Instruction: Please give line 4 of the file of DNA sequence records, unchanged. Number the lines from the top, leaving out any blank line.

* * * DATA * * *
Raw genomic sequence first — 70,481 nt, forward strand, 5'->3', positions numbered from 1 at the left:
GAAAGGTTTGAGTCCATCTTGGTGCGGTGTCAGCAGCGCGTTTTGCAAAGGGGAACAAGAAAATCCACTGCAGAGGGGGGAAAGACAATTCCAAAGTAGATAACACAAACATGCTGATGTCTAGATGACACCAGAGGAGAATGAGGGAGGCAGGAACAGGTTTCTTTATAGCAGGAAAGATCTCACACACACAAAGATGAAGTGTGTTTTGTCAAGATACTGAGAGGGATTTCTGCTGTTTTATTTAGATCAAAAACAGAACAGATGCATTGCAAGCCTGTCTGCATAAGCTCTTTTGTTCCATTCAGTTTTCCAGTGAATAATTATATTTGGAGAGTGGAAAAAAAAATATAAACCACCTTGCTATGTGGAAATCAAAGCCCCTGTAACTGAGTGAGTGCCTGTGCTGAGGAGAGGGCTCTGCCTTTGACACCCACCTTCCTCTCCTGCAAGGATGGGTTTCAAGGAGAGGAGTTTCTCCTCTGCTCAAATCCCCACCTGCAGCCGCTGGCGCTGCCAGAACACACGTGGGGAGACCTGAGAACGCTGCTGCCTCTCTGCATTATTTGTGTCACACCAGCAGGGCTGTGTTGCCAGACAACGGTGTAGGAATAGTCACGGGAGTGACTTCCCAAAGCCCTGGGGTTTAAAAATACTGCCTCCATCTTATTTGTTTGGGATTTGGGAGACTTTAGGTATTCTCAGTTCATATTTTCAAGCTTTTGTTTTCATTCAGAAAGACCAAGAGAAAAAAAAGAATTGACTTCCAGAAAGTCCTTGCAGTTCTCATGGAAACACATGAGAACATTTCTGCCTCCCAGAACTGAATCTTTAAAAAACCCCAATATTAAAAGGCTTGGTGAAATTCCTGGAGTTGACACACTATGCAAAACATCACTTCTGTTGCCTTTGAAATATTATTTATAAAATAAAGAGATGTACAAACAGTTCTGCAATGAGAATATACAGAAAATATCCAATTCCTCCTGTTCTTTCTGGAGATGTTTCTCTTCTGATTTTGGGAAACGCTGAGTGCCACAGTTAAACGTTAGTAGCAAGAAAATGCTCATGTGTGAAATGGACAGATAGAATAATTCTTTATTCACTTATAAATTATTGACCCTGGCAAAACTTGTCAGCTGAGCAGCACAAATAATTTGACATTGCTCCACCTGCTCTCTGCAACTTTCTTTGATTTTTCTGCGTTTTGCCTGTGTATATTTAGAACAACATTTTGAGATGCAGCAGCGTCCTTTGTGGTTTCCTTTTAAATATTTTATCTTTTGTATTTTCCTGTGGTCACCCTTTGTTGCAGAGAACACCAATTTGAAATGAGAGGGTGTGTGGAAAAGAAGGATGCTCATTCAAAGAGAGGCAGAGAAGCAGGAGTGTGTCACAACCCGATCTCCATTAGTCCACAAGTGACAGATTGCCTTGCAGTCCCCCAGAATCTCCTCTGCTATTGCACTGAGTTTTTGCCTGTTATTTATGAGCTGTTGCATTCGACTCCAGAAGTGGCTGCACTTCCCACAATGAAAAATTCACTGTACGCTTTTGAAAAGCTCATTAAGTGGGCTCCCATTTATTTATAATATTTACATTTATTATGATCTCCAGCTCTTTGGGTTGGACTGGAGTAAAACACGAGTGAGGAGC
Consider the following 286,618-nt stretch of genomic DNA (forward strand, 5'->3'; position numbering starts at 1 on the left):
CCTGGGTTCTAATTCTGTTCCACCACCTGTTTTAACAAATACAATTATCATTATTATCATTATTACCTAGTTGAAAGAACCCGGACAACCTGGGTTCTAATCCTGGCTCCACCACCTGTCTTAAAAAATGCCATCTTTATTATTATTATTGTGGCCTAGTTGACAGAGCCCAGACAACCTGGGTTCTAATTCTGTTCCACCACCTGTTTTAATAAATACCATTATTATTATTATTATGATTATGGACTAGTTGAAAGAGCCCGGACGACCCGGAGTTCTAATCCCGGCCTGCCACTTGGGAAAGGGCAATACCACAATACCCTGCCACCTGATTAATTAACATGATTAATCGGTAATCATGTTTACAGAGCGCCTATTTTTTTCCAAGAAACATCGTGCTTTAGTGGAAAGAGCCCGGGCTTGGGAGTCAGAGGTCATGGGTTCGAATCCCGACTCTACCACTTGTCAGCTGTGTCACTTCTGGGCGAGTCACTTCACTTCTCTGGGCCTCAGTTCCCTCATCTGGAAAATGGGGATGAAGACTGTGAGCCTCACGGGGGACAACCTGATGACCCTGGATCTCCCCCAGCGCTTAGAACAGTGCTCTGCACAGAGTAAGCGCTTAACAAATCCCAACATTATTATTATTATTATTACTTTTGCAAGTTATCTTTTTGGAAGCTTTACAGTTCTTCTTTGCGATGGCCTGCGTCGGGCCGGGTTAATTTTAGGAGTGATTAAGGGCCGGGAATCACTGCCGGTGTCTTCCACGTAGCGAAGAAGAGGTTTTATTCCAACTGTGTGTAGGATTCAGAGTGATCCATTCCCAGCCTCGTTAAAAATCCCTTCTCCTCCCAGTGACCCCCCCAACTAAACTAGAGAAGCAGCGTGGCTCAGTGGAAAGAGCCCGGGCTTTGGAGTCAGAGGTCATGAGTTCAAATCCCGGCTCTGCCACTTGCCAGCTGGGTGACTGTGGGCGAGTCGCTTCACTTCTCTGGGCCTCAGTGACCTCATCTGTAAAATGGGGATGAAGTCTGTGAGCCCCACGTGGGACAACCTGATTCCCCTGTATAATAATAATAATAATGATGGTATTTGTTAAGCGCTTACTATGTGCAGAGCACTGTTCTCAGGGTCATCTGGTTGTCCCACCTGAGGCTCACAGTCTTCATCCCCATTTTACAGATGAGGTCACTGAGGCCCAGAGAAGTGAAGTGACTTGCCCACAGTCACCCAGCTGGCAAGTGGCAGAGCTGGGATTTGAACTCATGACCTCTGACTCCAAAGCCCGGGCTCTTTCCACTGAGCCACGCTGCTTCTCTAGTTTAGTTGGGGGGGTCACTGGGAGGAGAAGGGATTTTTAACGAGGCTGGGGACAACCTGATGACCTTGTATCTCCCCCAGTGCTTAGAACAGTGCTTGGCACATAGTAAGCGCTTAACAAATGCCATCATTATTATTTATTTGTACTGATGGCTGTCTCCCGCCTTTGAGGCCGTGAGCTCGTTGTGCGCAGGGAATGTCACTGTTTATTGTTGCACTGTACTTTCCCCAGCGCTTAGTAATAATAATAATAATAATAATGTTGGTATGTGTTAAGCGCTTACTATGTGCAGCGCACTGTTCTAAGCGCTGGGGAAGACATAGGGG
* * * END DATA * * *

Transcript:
CCTGGGTTCTAATTCTGTTCCACCACCTGTTTTAACAAATACAATTATCATTATTATCATTATTACCTAGTTGAAAGAACCCGGACAACCTGGGTTCTAATCCTGGCTCCACCACCTGTCTTAAAAAATGCCATCTTTATTATTATTATTGTGGCCTAGTTGACAGAGCCCAGACAACCTGGGTTCTAATTCTGTTCCACCACCTGTTTTAATAAATACCATTATTATTATTATTATGATTATGGACTAGTTGAAAGAGCCCGGACGACCCGGAGTTCTAATCCCGGCCTGCCACTTGGGAAAGGGCAATACCACAATACCCTGCCACCTGATTAATTAACATGATTAATCGGTAATCATGTTTACAGAGCGCCTATTTTTTTCCAAGAAACATCGTGCTTTAGTGGAAAGAGCCCGGGCTTGGGAGTCAGAGGTCATGGGTTCGAATCCCGACTCTACCACTTGTCAGCTGTGTCACTTCTGGGCGAGTCACTTCACTTCTCTGGGCCTCAGTTCCCTCATCTGGAAAATGGGGATGAAGACTGTGAGCCTCACGGGGGACAACCTGATGACCCTGGATCTCCCCCAGCGCTTAGAACAGTGCTCTGCACAGAGTAAGCGCTTAACAAATCCCAACATTATTATTATTATTATTACTTTTGCAAGTTATCTTTTTGGAAGCTTTACAGTTCTTCTTTGCGATGGCCTGCGTCGGGCCGGGTTAATTTTAGGAGTGATTAAGGGCCGGGAATCACTGCCGGTGTCTTCCACGTAGCGAAGAAGAGGTTTTATTCCAACTGTGTGTAGGATTCAGAGTGATCCATTCCCAGCCTCGTTAAAAATCCCTTCTCCTCCCAGTGACCCCCCCAACTAAACTAGAGAAGCAGCGTGGCTCAGTGGAAAGAGCCCGGGCTTTGGAGTCAGAGGTCATGAGTTCAAATCCCGGCTCTGCCACTTGCCAGCTGGGTGACTGTGGGCGAGTCGCTTCACTTCTCTGGGCCTCAGTGACCTCATCTGTAAAATGGGGATGAAGTCTGTGAGCCCCACGTGGGACAACCTGATTCCCCTGTATAATAATAATAATAATGATGGTATTTGTTAAGCGCTTACTATGTGCAGAGCACTGTTCTCAGGGTCATCTGGTTGTCCCACCTGAGGCTCACAGTCTTCATCCCCATTTTACAGATGAGGTCACTGAGGCCCAGAGAAGTGAAGTGACTTGCCCACAGTCACCCAGCTGGCAAGTGGCAGAGCTGGGATTTGAACTCATGACCTCTGACTCCAAAGCCCGGGCTCTTTCCACTGAGCCACGCTGCTTCTCTAGTTTAGTTGGGGGGGTCACTGGGAGGAGAAGGGATTTTTAACGAGGCTGGGGACAACCTGATGACCTTGTATCTCCCCCAGTGCTTAGAACAGTGCTTGGCACATAGTAAGCGCTTAACAAATGCCATCATTATTATTTATTTGTACTGATGGCTGTCTCCCGCCTTTGAGGCCGTGAGCTCGTTGTGCGCAGGGAATGTCACTGTTTATTGTTGCACTGTACTTTCCCCAGCGCTTAGTAATAATAATAATAATAATAATGTTGGTATGTGTTAAGCGCTTACTATGTGCAGCGCACTGTTCTAAGCGCTGGGGAAGACATAGGGG